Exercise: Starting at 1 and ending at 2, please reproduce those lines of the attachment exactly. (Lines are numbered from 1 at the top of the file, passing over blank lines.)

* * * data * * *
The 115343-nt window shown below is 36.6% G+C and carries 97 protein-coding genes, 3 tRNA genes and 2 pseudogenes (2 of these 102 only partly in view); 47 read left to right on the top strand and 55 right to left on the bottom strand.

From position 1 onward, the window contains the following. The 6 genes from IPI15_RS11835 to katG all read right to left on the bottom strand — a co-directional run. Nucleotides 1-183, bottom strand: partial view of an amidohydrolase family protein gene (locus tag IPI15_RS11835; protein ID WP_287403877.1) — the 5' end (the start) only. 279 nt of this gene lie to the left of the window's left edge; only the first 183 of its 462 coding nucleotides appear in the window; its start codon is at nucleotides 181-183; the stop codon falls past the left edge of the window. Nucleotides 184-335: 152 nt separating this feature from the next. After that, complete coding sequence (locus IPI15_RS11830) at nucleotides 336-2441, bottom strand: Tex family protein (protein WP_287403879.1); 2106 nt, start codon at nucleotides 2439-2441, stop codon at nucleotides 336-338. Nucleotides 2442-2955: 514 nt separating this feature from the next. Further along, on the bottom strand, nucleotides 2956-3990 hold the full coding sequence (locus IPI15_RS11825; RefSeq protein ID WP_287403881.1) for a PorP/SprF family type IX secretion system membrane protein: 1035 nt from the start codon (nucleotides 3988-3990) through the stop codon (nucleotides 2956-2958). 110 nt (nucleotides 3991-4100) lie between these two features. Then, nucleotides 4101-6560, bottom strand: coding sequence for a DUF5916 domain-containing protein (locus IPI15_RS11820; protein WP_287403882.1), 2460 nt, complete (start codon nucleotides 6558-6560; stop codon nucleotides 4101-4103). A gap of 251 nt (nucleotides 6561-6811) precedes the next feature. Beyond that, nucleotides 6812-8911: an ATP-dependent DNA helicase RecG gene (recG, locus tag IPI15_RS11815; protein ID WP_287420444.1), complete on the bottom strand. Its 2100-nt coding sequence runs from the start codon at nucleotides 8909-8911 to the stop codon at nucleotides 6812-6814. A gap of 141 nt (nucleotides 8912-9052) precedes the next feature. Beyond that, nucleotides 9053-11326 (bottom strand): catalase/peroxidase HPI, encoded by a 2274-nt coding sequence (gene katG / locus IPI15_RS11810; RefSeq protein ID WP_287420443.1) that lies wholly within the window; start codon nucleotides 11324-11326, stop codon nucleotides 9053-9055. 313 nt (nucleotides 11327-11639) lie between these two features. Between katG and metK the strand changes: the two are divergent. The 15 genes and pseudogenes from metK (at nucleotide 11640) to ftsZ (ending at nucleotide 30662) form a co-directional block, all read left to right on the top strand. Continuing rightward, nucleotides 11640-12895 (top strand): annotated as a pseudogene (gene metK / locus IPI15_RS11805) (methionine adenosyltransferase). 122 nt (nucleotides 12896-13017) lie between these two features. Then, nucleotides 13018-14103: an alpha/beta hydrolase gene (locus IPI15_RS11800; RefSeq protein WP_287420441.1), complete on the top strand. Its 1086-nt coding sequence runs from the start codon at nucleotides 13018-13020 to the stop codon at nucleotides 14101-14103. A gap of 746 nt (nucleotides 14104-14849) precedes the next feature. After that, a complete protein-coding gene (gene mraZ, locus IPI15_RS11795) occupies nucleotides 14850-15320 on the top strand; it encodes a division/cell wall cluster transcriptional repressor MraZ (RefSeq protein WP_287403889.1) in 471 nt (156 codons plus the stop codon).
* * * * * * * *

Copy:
The 115343-nt window shown below is 36.6% G+C and carries 97 protein-coding genes, 3 tRNA genes and 2 pseudogenes (2 of these 102 only partly in view); 47 read left to right on the top strand and 55 right to left on the bottom strand.

From position 1 onward, the window contains the following. The 6 genes from IPI15_RS11835 to katG all read right to left on the bottom strand — a co-directional run. Nucleotides 1-183, bottom strand: partial view of an amidohydrolase family protein gene (locus tag IPI15_RS11835; protein ID WP_287403877.1) — the 5' end (the start) only. 279 nt of this gene lie to the left of the window's left edge; only the first 183 of its 462 coding nucleotides appear in the window; its start codon is at nucleotides 181-183; the stop codon falls past the left edge of the window. Nucleotides 184-335: 152 nt separating this feature from the next. After that, complete coding sequence (locus IPI15_RS11830) at nucleotides 336-2441, bottom strand: Tex family protein (protein WP_287403879.1); 2106 nt, start codon at nucleotides 2439-2441, stop codon at nucleotides 336-338. Nucleotides 2442-2955: 514 nt separating this feature from the next. Further along, on the bottom strand, nucleotides 2956-3990 hold the full coding sequence (locus IPI15_RS11825; RefSeq protein ID WP_287403881.1) for a PorP/SprF family type IX secretion system membrane protein: 1035 nt from the start codon (nucleotides 3988-3990) through the stop codon (nucleotides 2956-2958). 110 nt (nucleotides 3991-4100) lie between these two features. Then, nucleotides 4101-6560, bottom strand: coding sequence for a DUF5916 domain-containing protein (locus IPI15_RS11820; protein WP_287403882.1), 2460 nt, complete (start codon nucleotides 6558-6560; stop codon nucleotides 4101-4103). A gap of 251 nt (nucleotides 6561-6811) precedes the next feature. Beyond that, nucleotides 6812-8911: an ATP-dependent DNA helicase RecG gene (recG, locus tag IPI15_RS11815; protein ID WP_287420444.1), complete on the bottom strand. Its 2100-nt coding sequence runs from the start codon at nucleotides 8909-8911 to the stop codon at nucleotides 6812-6814. A gap of 141 nt (nucleotides 8912-9052) precedes the next feature. Beyond that, nucleotides 9053-11326 (bottom strand): catalase/peroxidase HPI, encoded by a 2274-nt coding sequence (gene katG / locus IPI15_RS11810; RefSeq protein ID WP_287420443.1) that lies wholly within the window; start codon nucleotides 11324-11326, stop codon nucleotides 9053-9055. 313 nt (nucleotides 11327-11639) lie between these two features. Between katG and metK the strand changes: the two are divergent. The 15 genes and pseudogenes from metK (at nucleotide 11640) to ftsZ (ending at nucleotide 30662) form a co-directional block, all read left to right on the top strand. Continuing rightward, nucleotides 11640-12895 (top strand): annotated as a pseudogene (gene metK / locus IPI15_RS11805) (methionine adenosyltransferase). 122 nt (nucleotides 12896-13017) lie between these two features. Then, nucleotides 13018-14103: an alpha/beta hydrolase gene (locus IPI15_RS11800; RefSeq protein WP_287420441.1), complete on the top strand. Its 1086-nt coding sequence runs from the start codon at nucleotides 13018-13020 to the stop codon at nucleotides 14101-14103. A gap of 746 nt (nucleotides 14104-14849) precedes the next feature. After that, a complete protein-coding gene (gene mraZ, locus IPI15_RS11795) occupies nucleotides 14850-15320 on the top strand; it encodes a division/cell wall cluster transcriptional repressor MraZ (RefSeq protein WP_287403889.1) in 471 nt (156 codons plus the stop codon).